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Test Yourself


The following three examples are based on actual South African cases. Please answer the questions below. You should take no longer than 15 minutes to complete your answer.


  • The initial complaint leading to the dispute was that an employee was employed as a mechanical fitter and had adjusted the valve on a blower machine without first having obtained a work permit to undertake the job. He was called into a meeting but during his explanation he was interrupted by the engineer. He then walked out of the meeting. The employee was found guilty of breaching a rule (undertaking work without a permit) and of gross insubordination (for walking out of the meeting). The CCMA commissioner found that the applicant had been unfairly dismissed and it ordered reinstatement with back pay. The Labour Court upheld the commissioner’s decision.
  • An employer experienced significant stock losses over a fairly lengthy period. As a result, the employer took a number of steps to improve its security measures. These included:- − Changing locks and locking various doors; − Appointing a security guard to patrol and to search employees when they left the store; − Installing CCTV cameras in various places; − Communicating with the employees about the shrinkage and informing them, their trade union and shop steward representative about its zero tolerance attitude towards theft and misappropriation of stock. It was made clear to the employees that it was part of their duties and responsibilities to avoid stock losses and to report any dishonest activities in relation to stock to the employer. All employees who worked on the shift where stock was missing were charged with misconduct and dismissed as none of the employees on the shift would provide any information on how the stock losses had come about. They were found guilty at a disciplinary enquiry and all were dismissed. The employer gave evidence at the arbitration that after the dismissal of the employees there were no further significant stock losses. The CCMA Commissioner found the dismissals to be substantively unfair because the employer had not proved that any of the individual employees were guilty.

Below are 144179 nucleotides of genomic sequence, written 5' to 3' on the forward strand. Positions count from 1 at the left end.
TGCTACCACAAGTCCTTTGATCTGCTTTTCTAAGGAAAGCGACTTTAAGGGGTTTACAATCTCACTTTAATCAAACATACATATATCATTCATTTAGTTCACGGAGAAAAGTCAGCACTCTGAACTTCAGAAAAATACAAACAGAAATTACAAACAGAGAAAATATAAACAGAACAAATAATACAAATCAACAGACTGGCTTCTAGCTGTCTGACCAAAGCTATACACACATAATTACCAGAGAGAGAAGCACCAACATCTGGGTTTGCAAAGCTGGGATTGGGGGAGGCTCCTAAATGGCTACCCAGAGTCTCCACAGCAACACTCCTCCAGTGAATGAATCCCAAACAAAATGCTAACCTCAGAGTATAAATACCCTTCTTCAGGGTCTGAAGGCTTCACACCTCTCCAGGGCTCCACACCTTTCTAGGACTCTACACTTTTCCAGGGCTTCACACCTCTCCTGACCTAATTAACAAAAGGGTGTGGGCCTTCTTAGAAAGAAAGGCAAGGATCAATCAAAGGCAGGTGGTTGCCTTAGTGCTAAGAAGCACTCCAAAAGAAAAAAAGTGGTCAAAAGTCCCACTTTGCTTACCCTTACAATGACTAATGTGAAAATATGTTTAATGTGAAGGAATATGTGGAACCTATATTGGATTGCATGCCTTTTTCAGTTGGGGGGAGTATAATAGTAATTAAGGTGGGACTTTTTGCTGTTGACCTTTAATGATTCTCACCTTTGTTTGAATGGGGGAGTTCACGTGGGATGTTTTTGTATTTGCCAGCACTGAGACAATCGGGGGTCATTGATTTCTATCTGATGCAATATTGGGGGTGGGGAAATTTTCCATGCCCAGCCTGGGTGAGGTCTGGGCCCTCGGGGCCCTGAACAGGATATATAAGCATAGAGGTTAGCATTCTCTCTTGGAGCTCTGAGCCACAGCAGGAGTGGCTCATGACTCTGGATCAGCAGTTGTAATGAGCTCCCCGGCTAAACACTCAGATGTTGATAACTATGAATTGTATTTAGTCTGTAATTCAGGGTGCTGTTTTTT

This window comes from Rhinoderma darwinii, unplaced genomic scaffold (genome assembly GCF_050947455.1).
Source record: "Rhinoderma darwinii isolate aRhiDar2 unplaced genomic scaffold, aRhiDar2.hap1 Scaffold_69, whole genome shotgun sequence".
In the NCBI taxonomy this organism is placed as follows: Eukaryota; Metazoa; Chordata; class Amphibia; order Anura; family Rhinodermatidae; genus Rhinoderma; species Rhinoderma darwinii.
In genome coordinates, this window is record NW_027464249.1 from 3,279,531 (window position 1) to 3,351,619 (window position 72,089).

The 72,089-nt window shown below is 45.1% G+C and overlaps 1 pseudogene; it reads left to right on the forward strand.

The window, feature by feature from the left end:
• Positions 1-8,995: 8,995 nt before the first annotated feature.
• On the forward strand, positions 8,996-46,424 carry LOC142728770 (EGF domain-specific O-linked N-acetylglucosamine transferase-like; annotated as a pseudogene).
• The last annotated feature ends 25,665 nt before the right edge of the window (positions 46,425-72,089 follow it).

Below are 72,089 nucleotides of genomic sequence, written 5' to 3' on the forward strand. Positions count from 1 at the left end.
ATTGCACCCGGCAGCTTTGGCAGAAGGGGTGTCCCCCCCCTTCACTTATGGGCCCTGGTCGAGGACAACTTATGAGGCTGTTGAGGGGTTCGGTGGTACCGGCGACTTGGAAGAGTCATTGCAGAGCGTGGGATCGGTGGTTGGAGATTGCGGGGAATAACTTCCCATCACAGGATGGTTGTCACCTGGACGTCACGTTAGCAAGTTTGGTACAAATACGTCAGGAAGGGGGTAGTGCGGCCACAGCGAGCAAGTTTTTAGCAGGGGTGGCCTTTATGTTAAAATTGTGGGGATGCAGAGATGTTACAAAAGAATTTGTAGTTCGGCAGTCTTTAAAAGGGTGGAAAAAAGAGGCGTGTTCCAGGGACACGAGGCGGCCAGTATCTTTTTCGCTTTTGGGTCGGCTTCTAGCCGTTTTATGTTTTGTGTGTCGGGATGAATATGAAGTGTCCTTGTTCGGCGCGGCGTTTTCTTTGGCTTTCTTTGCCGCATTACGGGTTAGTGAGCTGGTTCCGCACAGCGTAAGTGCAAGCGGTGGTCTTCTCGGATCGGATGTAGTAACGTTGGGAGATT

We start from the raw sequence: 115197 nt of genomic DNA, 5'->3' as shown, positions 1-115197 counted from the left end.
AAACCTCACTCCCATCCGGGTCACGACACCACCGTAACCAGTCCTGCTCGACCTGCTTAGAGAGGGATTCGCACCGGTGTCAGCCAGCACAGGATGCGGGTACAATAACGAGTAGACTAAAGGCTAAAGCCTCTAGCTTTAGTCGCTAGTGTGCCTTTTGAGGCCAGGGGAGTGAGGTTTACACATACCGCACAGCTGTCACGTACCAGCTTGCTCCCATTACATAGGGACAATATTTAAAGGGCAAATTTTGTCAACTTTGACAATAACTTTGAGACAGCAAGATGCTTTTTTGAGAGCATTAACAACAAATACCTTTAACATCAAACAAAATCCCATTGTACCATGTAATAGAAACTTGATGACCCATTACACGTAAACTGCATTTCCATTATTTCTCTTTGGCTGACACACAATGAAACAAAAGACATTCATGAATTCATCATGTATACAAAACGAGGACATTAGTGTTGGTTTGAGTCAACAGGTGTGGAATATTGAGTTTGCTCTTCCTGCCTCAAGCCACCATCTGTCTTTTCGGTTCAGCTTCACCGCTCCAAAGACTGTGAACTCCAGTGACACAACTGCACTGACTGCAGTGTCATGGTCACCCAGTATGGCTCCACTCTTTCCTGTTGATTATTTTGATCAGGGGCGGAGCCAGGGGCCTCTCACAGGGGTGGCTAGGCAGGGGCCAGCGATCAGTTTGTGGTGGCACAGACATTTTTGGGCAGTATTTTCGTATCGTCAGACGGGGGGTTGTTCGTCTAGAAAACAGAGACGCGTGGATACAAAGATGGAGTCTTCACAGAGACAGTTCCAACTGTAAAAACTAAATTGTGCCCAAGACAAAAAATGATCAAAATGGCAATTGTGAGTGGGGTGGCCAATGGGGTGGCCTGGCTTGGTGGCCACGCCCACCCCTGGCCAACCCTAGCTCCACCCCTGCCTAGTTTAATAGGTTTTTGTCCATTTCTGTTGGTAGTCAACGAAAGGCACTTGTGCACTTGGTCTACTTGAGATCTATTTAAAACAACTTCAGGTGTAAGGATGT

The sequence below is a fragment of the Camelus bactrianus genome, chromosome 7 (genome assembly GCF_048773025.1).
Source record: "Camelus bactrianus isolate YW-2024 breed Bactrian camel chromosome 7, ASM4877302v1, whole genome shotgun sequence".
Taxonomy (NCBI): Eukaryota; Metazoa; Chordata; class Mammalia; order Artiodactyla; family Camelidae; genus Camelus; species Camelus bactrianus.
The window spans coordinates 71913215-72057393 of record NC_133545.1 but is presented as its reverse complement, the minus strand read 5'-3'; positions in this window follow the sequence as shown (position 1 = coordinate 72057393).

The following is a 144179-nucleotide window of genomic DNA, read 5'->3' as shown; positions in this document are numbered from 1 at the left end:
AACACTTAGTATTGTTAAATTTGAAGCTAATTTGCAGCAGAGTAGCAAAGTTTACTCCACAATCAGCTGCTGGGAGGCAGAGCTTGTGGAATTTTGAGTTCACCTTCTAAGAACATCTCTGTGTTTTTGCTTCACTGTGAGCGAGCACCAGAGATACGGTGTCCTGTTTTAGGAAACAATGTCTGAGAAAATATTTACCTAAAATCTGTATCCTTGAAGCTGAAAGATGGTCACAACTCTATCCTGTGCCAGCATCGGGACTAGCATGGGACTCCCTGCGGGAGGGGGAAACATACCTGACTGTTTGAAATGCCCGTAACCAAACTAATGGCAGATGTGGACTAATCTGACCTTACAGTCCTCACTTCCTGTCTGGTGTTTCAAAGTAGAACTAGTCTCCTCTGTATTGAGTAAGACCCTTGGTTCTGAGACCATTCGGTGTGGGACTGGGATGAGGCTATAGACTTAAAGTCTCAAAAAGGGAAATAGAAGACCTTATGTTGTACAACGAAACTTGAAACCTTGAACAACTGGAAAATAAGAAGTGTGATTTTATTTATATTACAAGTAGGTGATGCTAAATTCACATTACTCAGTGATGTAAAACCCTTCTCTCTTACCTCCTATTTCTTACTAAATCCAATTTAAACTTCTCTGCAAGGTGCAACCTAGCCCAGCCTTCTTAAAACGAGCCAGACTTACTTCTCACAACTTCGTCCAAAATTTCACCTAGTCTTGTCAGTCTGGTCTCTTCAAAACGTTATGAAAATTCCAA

• An employee who suffers from epilepsy is dismissed by his employer on the grounds of incapacity, as a result of him suffering a number of seizures. After his dismissal he is informed by the Provident Fund that they have declined his application for a disability pension on the grounds that he is ‘fit for work’.

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